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Crossing the Red River — ferry passengers were greeted by a scow that leaked so badly that the bottom was always full of water
Jun 27, 2013

 

by Bruce Cherney (part 1)
Winnipeg came to life as a child of its two major rivers — the Red and Assiniboine. In particular, it was the meeting of the two rivers that allowed Winnipeg to emerge as the “Gateway to the West,” beginning in the waning days of the fur trade, when the future city was known as the Red River Settlement and was soon afterward first given the name it is known by today. The Nor’Wester  in its September 11, 1865, issue, contained for the first time on its front page masthead, “Town of Winnipeg, Red River Settlement.” It was the first written reference to Winnipeg as the name of the community, which at that time, was more often simply designated as Fort Garry in absence of calling it the Red River Settlement.
It would be another seven years before Winnipeg became the official name of the community, but in the meantime the creation of the rivers had one underlining problem associated with its location — getting from one side of a watery barrier to the other. Initially, it wasn’t much of a problem, as the settlers were — or eventually became through necessity — well-versed in the ways of river transportation, and a canoe or scow was invariably on hand at each riverside home to allow residents to get to the opposite bank. It was only later, when the community was in the midst of an influx of people from the East, that the problem really began to manifest itself.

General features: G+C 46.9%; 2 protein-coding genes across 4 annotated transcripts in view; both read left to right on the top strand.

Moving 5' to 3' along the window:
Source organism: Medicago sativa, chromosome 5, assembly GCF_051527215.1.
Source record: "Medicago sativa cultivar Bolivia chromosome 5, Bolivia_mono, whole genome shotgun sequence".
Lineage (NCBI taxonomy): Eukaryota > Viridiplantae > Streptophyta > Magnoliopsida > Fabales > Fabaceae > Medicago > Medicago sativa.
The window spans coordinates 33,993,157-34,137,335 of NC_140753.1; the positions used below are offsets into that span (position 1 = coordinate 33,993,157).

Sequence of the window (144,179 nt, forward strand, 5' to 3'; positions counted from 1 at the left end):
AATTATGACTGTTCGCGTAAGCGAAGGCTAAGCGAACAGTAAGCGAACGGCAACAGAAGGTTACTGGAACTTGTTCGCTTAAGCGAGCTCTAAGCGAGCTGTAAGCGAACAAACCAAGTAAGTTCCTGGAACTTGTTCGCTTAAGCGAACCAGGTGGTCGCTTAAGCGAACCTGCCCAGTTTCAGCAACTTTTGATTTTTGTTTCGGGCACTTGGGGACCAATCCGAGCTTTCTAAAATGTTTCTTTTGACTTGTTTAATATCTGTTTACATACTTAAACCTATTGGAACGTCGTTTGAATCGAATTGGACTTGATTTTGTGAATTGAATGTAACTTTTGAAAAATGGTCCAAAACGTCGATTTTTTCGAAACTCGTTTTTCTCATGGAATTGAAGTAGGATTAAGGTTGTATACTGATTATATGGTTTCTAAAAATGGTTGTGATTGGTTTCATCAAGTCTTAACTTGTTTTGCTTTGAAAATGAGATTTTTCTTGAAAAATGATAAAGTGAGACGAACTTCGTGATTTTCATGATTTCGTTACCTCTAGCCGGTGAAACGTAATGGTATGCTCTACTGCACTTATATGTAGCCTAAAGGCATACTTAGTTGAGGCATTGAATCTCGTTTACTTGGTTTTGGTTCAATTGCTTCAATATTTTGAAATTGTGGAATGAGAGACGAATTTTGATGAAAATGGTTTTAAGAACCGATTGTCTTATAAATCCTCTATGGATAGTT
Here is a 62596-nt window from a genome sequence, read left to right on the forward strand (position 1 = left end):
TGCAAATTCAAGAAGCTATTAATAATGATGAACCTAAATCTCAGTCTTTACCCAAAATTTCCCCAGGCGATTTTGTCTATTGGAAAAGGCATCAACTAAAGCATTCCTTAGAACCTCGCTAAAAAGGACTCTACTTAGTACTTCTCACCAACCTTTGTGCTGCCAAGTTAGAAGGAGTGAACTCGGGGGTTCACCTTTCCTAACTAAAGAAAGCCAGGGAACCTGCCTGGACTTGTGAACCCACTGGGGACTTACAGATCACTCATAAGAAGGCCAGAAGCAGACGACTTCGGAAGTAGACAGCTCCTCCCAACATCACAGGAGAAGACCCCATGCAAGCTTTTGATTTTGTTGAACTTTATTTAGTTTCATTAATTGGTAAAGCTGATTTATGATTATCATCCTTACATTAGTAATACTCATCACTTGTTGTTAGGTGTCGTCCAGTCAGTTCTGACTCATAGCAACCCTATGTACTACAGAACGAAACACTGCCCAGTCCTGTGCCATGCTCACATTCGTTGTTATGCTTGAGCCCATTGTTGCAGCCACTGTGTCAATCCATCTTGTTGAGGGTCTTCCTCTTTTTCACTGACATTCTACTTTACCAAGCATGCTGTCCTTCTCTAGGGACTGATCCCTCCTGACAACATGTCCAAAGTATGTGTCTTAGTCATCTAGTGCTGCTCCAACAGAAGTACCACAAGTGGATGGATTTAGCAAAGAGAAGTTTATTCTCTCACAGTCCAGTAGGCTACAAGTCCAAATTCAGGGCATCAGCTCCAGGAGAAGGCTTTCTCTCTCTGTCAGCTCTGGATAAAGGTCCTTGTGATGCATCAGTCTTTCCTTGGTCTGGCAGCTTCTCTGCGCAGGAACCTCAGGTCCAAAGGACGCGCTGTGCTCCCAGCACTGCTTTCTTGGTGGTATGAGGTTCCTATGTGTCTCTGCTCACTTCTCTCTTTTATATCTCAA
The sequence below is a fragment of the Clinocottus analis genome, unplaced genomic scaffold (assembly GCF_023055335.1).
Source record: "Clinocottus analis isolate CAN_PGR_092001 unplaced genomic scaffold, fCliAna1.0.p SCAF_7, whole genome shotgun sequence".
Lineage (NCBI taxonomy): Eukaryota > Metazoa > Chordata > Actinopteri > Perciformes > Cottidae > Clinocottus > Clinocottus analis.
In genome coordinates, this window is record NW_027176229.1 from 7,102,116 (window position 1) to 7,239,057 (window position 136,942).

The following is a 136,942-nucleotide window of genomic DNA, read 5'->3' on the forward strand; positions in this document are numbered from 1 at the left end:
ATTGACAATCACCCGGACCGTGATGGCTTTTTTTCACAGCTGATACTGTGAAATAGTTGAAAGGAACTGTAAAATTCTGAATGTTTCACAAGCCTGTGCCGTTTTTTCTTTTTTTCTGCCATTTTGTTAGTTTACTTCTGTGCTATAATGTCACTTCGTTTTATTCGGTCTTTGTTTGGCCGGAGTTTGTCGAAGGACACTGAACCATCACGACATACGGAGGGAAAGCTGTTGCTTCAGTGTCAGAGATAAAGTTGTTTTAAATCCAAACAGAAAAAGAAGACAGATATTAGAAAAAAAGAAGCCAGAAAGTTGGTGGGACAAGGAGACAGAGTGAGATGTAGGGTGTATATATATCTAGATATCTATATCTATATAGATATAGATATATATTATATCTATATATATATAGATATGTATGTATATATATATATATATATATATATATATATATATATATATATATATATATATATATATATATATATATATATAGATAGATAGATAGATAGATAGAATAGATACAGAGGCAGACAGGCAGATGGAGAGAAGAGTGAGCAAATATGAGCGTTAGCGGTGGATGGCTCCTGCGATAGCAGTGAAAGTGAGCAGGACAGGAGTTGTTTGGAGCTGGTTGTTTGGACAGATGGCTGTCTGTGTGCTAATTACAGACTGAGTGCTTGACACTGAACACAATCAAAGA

The newcomers were not Métis, former Hudson’s Bay Company employees, French-Canadian voyageurs or aboriginals who earned their living from the rivers and lakes of the West. The newcomers were “tenderfoots” who had to be helped to the other side of a wide river that could not be forded. The solution was a simple one and involved a common feature of Eastern Canada when a too wide and too deep river was encountered — a ferry.
It was the HBC-appointed Council of Assiniboia, the civil administration of the settlement, which issued a contract for the first ferry across the Red River when no bridge was in place to permit people to pass over the river without getting their feet wet.
In his book, Red River, Joseph James Hargrave described in the company of Dr. Morgan, “along with a considerable number of our fellow travellers,” taking “passage in the local ferry boat” on August 4, 1861. Hargrave arrived in the settlement aboard the steamboat Pioneer and had disembarked on the St. Boniface side of the Red River, while his “destination ... lay on the opposite side of the river and no bridge existed.”